The NTSB has issued a preliminary report on a Dec. 28, 2011, incident in which a Cessna Citation VII was substantially damaged when it departed the runway during an emergency landing at Fort Lauderdale Executive Airport (FXE) and crashed into an airport perimeter fence. The Citation had just departed from FXE on a Part 91 flight to Teterboro, N.J. when, according to the crew, they began experiencing “extreme” difficulty in controlling the aircraft. The captain reported that he needed to apply “a little left control” before the Citation entered a slow right turn that he could not stop. The first officer estimated that the aircraft’s maximum roll angle approached 90 degrees of bank, and he noted there were no warning lights or advisories in the cockpit during the event.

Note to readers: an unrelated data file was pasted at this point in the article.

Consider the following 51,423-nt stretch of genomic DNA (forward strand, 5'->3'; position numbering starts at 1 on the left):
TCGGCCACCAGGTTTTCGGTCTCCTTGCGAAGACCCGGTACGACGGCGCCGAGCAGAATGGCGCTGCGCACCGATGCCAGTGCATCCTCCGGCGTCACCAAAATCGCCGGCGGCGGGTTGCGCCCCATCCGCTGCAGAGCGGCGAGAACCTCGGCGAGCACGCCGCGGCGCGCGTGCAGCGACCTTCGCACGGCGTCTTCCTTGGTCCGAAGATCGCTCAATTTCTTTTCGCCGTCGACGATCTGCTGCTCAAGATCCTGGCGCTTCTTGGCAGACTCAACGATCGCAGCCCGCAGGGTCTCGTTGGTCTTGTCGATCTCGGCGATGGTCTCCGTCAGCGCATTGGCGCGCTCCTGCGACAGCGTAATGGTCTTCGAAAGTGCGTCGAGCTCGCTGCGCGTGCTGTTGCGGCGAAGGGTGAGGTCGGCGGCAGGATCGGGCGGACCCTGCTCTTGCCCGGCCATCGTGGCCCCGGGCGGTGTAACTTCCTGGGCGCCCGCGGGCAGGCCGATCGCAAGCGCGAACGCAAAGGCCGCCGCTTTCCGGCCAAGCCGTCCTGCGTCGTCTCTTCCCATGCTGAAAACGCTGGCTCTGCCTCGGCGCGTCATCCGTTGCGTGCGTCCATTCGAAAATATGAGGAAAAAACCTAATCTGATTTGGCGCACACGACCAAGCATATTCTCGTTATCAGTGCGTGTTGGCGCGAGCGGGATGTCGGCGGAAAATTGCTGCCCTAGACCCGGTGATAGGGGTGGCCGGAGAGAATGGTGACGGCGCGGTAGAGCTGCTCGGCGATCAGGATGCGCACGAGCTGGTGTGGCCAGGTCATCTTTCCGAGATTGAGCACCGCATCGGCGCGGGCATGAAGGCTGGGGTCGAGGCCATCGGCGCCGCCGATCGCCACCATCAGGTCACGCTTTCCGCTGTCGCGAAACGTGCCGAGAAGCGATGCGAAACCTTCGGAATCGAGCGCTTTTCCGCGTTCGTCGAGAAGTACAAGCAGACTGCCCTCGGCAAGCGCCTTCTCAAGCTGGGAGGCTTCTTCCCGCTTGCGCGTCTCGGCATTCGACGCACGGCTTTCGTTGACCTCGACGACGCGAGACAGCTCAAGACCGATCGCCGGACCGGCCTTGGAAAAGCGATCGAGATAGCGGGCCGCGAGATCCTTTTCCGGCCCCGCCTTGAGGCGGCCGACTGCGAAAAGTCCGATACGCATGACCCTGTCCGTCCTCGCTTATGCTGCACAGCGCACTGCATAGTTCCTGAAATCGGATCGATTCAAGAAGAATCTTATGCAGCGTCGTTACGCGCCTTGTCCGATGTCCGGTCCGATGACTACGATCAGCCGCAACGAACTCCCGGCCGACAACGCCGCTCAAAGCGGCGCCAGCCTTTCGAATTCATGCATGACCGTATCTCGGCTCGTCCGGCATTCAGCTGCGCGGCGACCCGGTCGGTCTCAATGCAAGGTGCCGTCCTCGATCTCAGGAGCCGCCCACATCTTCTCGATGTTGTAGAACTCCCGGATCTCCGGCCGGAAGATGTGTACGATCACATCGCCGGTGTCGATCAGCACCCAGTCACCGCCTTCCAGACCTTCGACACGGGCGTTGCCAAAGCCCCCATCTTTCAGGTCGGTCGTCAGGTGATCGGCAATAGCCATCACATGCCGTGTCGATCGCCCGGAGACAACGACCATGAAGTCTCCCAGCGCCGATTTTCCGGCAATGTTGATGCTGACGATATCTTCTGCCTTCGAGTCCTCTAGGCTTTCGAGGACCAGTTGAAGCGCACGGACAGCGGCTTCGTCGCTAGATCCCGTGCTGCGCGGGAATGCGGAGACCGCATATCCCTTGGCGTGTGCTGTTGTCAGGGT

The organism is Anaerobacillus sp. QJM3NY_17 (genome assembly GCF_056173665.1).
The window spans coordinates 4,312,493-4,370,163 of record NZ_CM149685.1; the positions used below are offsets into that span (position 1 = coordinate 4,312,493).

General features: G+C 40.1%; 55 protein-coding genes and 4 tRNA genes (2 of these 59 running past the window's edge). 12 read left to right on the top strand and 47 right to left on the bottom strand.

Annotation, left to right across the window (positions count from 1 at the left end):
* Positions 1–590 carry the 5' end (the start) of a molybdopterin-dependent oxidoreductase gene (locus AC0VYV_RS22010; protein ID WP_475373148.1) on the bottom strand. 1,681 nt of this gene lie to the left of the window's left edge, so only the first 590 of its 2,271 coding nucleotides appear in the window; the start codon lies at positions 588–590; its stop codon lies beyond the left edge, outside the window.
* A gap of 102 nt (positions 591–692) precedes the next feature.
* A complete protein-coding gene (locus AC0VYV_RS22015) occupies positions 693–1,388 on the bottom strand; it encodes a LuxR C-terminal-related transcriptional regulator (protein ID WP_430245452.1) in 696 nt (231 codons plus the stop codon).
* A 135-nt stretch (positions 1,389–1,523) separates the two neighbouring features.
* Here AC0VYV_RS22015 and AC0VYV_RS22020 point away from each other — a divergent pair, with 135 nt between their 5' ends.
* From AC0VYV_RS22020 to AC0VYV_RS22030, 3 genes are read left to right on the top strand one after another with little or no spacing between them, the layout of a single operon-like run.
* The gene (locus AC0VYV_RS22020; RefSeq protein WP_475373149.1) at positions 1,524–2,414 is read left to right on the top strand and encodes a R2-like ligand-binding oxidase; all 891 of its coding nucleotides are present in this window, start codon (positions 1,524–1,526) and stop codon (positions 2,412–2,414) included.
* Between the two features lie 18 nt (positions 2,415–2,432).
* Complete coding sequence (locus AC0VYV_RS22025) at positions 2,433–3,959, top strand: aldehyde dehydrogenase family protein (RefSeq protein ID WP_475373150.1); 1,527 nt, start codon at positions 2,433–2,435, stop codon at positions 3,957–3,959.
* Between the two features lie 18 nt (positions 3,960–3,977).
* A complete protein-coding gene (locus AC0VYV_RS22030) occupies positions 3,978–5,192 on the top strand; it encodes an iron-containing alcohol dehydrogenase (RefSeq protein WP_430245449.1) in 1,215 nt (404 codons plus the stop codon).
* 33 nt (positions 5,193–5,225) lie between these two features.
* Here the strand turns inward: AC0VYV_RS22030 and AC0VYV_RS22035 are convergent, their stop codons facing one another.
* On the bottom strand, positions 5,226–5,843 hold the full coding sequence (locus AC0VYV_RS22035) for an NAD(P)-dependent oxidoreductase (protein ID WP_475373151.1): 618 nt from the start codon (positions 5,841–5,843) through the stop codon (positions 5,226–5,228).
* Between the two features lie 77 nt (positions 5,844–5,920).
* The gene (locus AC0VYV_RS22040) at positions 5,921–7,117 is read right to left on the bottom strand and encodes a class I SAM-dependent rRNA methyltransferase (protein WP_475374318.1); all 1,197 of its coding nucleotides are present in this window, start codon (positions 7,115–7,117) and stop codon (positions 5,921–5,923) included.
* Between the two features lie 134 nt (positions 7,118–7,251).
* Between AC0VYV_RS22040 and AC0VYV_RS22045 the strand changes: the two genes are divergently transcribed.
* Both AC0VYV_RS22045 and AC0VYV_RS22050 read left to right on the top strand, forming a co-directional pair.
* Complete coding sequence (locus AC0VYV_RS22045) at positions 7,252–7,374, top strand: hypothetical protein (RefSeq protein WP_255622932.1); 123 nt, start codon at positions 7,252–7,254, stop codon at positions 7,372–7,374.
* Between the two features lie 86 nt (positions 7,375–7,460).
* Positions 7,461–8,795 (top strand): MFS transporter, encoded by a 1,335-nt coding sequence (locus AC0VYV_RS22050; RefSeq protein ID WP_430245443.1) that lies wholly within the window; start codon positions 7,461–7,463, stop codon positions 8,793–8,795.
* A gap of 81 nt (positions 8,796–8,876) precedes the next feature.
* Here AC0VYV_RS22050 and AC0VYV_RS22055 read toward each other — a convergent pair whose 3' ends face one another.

Using rudder and asymmetric thrust, the captain was able to prevent the aircraft from rolling over. He maneuvered the twinjet back to FXE and lined it up on a runway for what he described as a “one-time shot,” but landed long. The aircraft suffered damage to the wing leading edge and nose gear as well as a slice through the cabin outer skin and ribs as it came to rest against an embankment just beyond the fence. The crew and six passengers were uninjured.
Post-accident investigation of the flight surfaces revealed that the right-wing roll spoiler extended upwards 7.9 degrees as soon as hydraulic pressure was applied from a ground power unit. Application of the flight controls resulted in the spoiler being extended normally, but when the controls were at rest it returned to its previous extended position. When the spoiler hold down switch was engaged, the roll spoiler would lock down, but as soon as the switch was deactivated it would extend again. The aircraft’s right roll spoiler bellcrank and hydraulic actuator were retained for further examination.